In contrast, the New Creation Model views Christian life differently, placing a stronger emphasis on the material, or continuity between this world and the next one. They view salvation as more holistic, which means that not only are our souls saved from sin and its penalty, but our bodies will also be resurrected and delivered over into the new earth in its glorified state. This means there is no separation of soul and body. The N.C. eschatology sees a renovated earth and not merely a disappearance of the physical into another spiritual dimension. As stated earlier, the Creation Model views physical things more positively, and understands factors like ethnic and cultural distinctions as existing in the new heavens and new earth. The present earth will not be destroyed and done away with, but will be remade and restored when God ushers the kingdom and the new earth in. Because they stress the continuity of the ontological order of this life to the next one, the New Creation Model sees the real possibility of eating, drinking, playing, working, and celebrating in eternity, along with singing and contemplating like the Spiritual Visionists say. There is rest in the new earth, as well as physical work, although not of the same kind as in the current sin-cursed world, which is painful and burdensome due to the fall incurred by man in Genesis 3. Arts, sports, governmental, social and cultural entities will be carried over from the old earth into the new earth, although without the residue of sin and flawed human influences. Finally, all physical and national entities, especially those that are mentioned in the Old Testament, will exist in the new earth as part of God’s original and good design.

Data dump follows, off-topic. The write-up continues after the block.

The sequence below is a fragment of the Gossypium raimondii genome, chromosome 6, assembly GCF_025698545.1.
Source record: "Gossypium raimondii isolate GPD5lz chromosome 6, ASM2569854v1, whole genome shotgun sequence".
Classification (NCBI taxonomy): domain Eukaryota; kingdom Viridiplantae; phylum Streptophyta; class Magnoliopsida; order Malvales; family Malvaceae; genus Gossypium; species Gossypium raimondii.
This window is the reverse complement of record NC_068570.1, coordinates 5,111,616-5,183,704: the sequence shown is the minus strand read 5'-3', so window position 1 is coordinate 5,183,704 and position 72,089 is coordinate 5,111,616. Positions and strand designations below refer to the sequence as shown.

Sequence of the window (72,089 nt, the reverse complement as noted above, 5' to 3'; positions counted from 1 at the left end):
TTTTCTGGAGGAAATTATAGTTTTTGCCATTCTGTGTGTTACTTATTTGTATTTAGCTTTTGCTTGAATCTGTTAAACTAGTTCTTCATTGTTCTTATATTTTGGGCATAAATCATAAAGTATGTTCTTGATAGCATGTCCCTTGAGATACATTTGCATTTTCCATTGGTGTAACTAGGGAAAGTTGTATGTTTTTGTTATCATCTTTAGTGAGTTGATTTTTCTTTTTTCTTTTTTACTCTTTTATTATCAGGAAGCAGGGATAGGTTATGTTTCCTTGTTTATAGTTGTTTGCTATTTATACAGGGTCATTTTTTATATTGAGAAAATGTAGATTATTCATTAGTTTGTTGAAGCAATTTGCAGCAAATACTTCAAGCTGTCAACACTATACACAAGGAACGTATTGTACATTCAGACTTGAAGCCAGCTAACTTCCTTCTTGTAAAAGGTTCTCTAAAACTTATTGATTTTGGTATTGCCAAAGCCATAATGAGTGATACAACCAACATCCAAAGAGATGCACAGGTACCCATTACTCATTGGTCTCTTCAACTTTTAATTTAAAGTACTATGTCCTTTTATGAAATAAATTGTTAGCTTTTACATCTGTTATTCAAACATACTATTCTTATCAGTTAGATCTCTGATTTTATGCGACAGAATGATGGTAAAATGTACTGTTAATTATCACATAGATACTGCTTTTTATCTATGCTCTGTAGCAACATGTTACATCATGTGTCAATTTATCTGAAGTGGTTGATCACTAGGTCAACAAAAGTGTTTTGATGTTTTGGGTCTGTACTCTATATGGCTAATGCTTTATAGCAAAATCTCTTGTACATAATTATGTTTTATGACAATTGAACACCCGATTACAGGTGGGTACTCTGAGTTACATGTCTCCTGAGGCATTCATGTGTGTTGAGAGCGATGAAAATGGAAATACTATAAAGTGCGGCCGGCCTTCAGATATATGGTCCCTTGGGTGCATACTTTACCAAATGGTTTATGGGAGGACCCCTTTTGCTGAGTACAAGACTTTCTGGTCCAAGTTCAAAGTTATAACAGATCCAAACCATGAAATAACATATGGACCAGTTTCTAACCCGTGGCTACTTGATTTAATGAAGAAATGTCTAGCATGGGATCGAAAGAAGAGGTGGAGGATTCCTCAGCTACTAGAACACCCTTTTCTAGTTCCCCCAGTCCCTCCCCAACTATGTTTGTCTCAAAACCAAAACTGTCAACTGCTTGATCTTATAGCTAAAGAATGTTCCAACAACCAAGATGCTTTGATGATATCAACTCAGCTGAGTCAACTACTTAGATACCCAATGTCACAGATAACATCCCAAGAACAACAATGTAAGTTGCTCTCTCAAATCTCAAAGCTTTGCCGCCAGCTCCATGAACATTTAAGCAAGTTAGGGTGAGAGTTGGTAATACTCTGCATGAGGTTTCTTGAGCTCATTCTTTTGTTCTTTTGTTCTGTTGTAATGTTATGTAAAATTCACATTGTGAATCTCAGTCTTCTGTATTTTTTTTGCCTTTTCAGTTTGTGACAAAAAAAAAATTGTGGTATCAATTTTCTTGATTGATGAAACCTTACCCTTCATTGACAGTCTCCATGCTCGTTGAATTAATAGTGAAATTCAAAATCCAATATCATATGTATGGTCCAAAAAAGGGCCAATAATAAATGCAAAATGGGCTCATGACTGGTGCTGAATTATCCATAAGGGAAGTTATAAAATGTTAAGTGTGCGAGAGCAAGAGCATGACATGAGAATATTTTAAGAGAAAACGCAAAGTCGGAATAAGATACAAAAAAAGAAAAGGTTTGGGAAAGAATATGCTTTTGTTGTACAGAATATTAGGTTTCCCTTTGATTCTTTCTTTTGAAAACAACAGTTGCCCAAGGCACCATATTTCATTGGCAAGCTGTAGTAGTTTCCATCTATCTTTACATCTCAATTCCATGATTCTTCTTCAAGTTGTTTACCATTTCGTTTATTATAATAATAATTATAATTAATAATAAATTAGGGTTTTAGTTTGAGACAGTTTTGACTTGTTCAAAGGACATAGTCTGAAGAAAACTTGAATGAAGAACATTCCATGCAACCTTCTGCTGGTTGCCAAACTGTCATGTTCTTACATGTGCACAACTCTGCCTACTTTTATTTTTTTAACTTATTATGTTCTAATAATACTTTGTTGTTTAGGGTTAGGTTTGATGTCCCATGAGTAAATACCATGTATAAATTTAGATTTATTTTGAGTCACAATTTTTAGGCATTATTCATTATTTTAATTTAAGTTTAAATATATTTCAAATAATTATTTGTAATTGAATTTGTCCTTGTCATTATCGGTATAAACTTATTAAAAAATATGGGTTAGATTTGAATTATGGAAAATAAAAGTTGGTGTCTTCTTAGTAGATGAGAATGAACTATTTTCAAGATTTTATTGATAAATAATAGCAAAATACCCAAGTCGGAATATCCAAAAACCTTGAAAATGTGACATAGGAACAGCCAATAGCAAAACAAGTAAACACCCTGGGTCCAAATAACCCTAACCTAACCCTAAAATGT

Understanding these two models is significant because it teaches us a lesson about Scripture interpretation. Do we trust in what God’s word says about the eternal state or in what pop culture says? Are we faithful to interpret eschatological passages according to grammatical-historical hermeneutics, as with the rest of the Bible? Or are we interpreting these passages in a manner that is overly figurative, symbolic, and mystical? Whichever approach we take affects our eschatology, which can affect how we understand God’s purposes for the future. A consistent grammatical-historical hermeneutics typically leads to premillennialism, which is usually identified with the New Creation Model. A more platonic influenced approach to interpretation (or Christoplatonism) can lead to spiritualization of eschatological texts leading to amillennialism and postmillennalism. This leads to the Spiritual Vision approach (although this is not always the case).